A group of eye-patched, ol' sea dogs partying around a speaker system? A collection of sea ballads played on air? Just what is a pirate radio station? While these broadcasts have been around for decades, there's much more to this than meets the eye and easily meshes with the trait of being 'strange sounds.'
So, just what are pirate radio stations? You may be surprised.
What is a pirate radio station?
All that's really required for a radio station to be considered a pirate station is for it to be broadcasting illegally. Despite radio frequencies being as old as the earth, it didn't take long after their discovery for the radio spectrum to become heavily legislated. Virtually every country on earth now has its own host of radio laws on the books, allegedly to prevent chaos on the airwaves.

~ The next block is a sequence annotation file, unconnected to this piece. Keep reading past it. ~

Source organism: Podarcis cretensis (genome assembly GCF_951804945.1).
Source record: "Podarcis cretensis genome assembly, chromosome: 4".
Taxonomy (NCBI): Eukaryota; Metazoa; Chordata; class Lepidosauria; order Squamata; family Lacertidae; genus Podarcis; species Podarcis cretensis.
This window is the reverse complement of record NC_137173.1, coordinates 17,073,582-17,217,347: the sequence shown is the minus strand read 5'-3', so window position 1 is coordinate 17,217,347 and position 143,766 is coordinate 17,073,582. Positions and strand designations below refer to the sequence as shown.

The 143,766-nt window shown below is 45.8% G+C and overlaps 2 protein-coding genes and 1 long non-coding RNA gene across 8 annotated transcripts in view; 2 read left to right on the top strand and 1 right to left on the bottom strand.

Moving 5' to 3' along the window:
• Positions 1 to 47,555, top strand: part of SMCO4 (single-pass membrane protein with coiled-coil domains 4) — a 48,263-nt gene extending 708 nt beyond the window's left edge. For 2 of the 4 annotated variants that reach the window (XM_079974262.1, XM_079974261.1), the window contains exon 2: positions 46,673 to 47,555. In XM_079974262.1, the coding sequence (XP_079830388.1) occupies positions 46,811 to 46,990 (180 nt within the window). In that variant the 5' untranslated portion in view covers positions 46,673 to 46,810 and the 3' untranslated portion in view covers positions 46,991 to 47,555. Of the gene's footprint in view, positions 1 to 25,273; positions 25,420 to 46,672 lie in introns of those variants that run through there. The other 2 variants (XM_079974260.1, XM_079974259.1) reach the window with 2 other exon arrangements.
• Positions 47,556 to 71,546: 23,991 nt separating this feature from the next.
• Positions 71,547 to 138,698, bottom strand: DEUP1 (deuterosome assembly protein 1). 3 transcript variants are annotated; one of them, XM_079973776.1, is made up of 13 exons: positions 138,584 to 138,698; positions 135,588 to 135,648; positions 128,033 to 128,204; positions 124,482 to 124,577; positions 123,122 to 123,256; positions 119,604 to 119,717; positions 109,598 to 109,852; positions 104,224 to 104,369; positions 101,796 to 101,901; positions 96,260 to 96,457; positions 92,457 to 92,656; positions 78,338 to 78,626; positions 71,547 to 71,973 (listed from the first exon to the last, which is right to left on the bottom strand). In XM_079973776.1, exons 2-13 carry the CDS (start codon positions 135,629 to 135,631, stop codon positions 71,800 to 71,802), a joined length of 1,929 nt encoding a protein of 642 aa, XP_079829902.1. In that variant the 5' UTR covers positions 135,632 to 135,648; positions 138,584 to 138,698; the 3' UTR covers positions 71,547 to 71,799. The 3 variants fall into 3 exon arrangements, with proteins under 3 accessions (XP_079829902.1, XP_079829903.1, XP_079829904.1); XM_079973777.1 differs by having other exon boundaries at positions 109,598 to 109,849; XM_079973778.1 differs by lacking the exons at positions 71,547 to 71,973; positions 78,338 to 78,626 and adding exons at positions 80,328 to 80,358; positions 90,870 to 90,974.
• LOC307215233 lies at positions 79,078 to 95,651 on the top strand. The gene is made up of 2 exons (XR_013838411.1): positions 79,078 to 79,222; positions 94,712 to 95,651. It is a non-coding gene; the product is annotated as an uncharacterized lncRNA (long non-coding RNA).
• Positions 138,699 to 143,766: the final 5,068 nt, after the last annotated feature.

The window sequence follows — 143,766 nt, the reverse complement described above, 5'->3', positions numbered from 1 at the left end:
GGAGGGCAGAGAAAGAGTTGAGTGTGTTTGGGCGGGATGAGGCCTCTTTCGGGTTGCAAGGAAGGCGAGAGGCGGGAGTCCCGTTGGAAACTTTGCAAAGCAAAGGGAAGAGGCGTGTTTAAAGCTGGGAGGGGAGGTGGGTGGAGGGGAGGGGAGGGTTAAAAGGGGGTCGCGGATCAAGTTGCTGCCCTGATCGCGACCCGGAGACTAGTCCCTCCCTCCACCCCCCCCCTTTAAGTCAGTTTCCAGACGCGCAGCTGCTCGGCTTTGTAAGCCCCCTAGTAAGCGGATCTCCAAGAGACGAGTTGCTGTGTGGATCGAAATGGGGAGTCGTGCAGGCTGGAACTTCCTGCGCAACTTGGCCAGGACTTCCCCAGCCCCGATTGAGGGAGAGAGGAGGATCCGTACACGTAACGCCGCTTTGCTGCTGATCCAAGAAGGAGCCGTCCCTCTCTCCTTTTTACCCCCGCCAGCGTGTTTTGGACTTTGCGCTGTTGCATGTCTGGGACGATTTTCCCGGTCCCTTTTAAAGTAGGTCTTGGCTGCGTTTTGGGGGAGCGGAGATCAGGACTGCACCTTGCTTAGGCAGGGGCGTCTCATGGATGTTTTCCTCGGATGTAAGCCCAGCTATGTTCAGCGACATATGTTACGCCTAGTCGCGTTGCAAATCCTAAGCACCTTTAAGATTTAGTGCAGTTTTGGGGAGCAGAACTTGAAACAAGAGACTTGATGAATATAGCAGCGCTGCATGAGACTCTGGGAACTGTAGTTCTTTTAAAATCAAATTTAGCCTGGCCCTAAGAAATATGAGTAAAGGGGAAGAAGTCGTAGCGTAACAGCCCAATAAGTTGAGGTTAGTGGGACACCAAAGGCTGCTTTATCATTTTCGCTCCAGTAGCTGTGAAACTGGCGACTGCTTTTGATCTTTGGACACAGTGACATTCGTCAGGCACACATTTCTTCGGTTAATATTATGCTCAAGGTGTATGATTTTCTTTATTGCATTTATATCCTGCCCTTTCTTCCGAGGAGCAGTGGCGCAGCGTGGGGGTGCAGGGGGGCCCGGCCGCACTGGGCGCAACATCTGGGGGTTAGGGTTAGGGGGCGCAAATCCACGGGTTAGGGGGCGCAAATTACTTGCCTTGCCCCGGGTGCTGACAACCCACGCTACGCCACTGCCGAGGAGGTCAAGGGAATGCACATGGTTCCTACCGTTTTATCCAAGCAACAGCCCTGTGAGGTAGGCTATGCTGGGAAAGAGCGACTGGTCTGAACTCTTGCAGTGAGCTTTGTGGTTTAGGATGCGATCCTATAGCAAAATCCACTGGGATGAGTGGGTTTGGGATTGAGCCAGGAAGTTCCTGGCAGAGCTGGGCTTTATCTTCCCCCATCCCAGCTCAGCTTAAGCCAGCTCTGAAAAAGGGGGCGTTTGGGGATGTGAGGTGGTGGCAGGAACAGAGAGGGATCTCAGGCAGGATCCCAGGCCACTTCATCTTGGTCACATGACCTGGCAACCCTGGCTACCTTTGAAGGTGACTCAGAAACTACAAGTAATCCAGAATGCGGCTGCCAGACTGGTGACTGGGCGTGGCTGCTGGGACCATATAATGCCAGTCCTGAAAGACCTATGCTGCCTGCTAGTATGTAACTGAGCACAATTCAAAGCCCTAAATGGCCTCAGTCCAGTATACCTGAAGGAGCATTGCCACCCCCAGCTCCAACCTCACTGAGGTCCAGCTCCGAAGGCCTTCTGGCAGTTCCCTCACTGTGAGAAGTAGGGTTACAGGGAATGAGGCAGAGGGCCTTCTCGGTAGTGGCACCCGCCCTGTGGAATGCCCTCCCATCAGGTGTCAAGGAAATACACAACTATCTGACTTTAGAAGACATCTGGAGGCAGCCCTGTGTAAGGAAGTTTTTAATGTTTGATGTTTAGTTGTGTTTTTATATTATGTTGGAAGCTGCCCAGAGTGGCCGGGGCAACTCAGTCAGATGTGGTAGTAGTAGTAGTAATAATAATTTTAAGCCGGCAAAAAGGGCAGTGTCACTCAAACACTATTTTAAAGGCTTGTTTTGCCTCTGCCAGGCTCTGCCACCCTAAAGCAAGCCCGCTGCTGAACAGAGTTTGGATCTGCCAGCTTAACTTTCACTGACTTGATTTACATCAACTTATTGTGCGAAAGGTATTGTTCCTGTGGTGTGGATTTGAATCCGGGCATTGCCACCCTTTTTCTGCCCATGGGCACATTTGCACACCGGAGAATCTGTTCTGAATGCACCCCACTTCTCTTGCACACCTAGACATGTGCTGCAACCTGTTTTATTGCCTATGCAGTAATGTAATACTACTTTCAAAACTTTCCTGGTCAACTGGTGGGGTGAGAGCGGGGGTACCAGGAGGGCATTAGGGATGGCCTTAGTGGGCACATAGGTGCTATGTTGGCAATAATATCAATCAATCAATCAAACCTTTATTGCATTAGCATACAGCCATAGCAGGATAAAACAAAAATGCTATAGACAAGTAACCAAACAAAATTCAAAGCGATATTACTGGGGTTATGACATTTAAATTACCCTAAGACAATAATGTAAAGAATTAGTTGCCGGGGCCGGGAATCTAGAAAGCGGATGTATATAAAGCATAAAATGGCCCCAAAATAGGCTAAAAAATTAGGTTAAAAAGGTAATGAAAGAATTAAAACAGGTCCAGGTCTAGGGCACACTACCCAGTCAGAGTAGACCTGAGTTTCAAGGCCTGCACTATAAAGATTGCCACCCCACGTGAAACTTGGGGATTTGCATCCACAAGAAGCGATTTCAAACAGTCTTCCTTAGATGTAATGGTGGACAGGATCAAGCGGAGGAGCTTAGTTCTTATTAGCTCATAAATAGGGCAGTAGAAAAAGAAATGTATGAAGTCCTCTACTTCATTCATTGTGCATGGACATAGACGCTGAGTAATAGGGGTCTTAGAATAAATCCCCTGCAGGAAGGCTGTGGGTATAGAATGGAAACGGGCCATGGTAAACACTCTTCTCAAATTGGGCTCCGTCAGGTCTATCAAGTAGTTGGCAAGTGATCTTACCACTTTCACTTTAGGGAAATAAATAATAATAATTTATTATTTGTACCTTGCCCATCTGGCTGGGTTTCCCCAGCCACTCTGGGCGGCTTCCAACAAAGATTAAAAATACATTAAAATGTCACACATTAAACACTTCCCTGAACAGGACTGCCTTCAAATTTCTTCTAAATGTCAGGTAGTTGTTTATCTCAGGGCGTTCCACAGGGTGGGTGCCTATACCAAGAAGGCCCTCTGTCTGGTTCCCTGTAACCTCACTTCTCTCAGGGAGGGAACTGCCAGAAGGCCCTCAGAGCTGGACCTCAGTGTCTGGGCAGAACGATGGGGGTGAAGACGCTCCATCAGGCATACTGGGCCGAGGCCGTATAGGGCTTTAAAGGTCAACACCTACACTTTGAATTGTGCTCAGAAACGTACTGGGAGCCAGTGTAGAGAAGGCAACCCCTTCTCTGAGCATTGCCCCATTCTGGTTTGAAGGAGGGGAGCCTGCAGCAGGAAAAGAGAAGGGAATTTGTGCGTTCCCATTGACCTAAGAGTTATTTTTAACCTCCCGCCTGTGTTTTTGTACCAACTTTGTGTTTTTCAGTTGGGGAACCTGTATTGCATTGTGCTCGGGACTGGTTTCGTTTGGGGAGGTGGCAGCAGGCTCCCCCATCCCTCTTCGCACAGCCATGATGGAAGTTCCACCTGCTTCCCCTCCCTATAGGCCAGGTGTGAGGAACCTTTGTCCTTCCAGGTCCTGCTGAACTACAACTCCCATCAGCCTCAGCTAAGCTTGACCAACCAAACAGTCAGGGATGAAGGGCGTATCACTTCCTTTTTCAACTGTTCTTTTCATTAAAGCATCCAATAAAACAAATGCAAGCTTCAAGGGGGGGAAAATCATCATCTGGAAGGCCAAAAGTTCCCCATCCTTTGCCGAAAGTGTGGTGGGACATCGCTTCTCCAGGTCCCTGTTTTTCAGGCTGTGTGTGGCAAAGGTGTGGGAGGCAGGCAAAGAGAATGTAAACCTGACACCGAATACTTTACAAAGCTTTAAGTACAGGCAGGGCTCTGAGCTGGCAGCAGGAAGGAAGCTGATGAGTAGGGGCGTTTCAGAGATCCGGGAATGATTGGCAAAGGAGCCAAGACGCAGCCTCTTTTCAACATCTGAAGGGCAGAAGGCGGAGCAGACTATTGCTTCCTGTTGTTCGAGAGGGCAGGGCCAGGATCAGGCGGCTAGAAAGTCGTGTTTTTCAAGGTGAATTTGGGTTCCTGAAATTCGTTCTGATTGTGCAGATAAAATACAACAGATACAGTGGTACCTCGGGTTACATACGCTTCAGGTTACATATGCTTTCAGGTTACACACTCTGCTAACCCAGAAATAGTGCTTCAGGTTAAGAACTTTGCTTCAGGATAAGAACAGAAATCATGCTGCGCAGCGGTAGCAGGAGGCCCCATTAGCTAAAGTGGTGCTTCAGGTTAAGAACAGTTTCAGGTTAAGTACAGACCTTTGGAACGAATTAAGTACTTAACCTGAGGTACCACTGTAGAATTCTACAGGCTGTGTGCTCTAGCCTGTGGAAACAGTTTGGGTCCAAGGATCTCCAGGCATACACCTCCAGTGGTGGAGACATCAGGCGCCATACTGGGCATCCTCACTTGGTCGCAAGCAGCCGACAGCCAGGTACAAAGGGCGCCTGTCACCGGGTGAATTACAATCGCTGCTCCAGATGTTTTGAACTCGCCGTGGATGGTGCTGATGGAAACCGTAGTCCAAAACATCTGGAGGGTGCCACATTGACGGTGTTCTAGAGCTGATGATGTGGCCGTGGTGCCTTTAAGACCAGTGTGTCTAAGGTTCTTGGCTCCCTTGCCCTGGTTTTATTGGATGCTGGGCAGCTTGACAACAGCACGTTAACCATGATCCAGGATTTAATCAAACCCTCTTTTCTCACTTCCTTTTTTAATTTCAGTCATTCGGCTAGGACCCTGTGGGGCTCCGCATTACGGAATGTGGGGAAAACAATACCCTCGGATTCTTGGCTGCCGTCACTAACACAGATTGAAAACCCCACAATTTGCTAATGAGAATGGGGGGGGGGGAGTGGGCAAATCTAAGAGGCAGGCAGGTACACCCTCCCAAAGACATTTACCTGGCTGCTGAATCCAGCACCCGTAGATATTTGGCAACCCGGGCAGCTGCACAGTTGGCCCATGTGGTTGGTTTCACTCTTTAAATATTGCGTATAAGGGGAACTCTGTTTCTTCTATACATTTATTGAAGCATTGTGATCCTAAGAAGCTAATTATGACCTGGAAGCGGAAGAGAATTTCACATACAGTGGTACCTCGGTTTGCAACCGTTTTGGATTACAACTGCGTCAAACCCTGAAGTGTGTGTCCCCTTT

Pirate broadcasts are those which buck this system. With a long history of being started up to give radio listeners access to forbidden music, alternative viewpoints, and the like, pirate radio has a bit of notoriety to it.
Where did pirate radio begin?
Pirate radio began when Federal Communication Commission (FCC)-like rules began to spread around the world. As soon as there were laws on the books, there were pirate radio stations on the air. Where the "modern" history of pirate radio seems to begin, though, is in the 1960s when pirate radio operators would get on the air to spread their music to a wider audience.
One of the first pirate radio operators we know of was Ronan O'Rahilly. A public relations guru, O'Rahily sought to spread the fame of musician Georgie Fame at a time when Fame was having a difficult time getting his music out to an English audience.